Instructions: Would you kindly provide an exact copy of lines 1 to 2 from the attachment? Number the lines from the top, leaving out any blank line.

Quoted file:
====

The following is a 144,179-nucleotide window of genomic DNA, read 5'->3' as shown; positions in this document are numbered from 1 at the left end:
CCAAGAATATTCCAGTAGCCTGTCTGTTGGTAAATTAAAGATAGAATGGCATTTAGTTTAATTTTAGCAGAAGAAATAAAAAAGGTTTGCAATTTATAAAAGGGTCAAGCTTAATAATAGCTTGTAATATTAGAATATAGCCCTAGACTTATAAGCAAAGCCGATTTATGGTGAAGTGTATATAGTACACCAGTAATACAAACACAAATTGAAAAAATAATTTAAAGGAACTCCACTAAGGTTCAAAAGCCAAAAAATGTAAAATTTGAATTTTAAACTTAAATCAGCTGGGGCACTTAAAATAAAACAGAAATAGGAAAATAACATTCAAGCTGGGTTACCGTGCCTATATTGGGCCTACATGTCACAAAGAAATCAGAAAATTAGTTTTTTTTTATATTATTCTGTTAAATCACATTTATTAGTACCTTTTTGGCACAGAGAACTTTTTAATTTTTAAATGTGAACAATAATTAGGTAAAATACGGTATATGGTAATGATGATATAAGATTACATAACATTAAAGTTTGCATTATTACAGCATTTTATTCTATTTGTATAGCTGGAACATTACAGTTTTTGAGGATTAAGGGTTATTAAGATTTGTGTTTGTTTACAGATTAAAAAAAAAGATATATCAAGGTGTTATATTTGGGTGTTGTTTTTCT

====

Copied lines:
The following is a 144,179-nucleotide window of genomic DNA, read 5'->3' as shown; positions in this document are numbered from 1 at the left end:
CCAAGAATATTCCAGTAGCCTGTCTGTTGGTAAATTAAAGATAGAATGGCATTTAGTTTAATTTTAGCAGAAGAAATAAAAAAGGTTTGCAATTTATAAAAGGGTCAAGCTTAATAATAGCTTGTAATATTAGAATATAGCCCTAGACTTATAAGCAAAGCCGATTTATGGTGAAGTGTATATAGTACACCAGTAATACAAACACAAATTGAAAAAATAATTTAAAGGAACTCCACTAAGGTTCAAAAGCCAAAAAATGTAAAATTTGAATTTTAAACTTAAATCAGCTGGGGCACTTAAAATAAAACAGAAATAGGAAAATAACATTCAAGCTGGGTTACCGTGCCTATATTGGGCCTACATGTCACAAAGAAATCAGAAAATTAGTTTTTTTTTATATTATTCTGTTAAATCACATTTATTAGTACCTTTTTGGCACAGAGAACTTTTTAATTTTTAAATGTGAACAATAATTAGGTAAAATACGGTATATGGTAATGATGATATAAGATTACATAACATTAAAGTTTGCATTATTACAGCATTTTATTCTATTTGTATAGCTGGAACATTACAGTTTTTGAGGATTAAGGGTTATTAAGATTTGTGTTTGTTTACAGATTAAAAAAAAAGATATATCAAGGTGTTATATTTGGGTGTTGTTTTTCT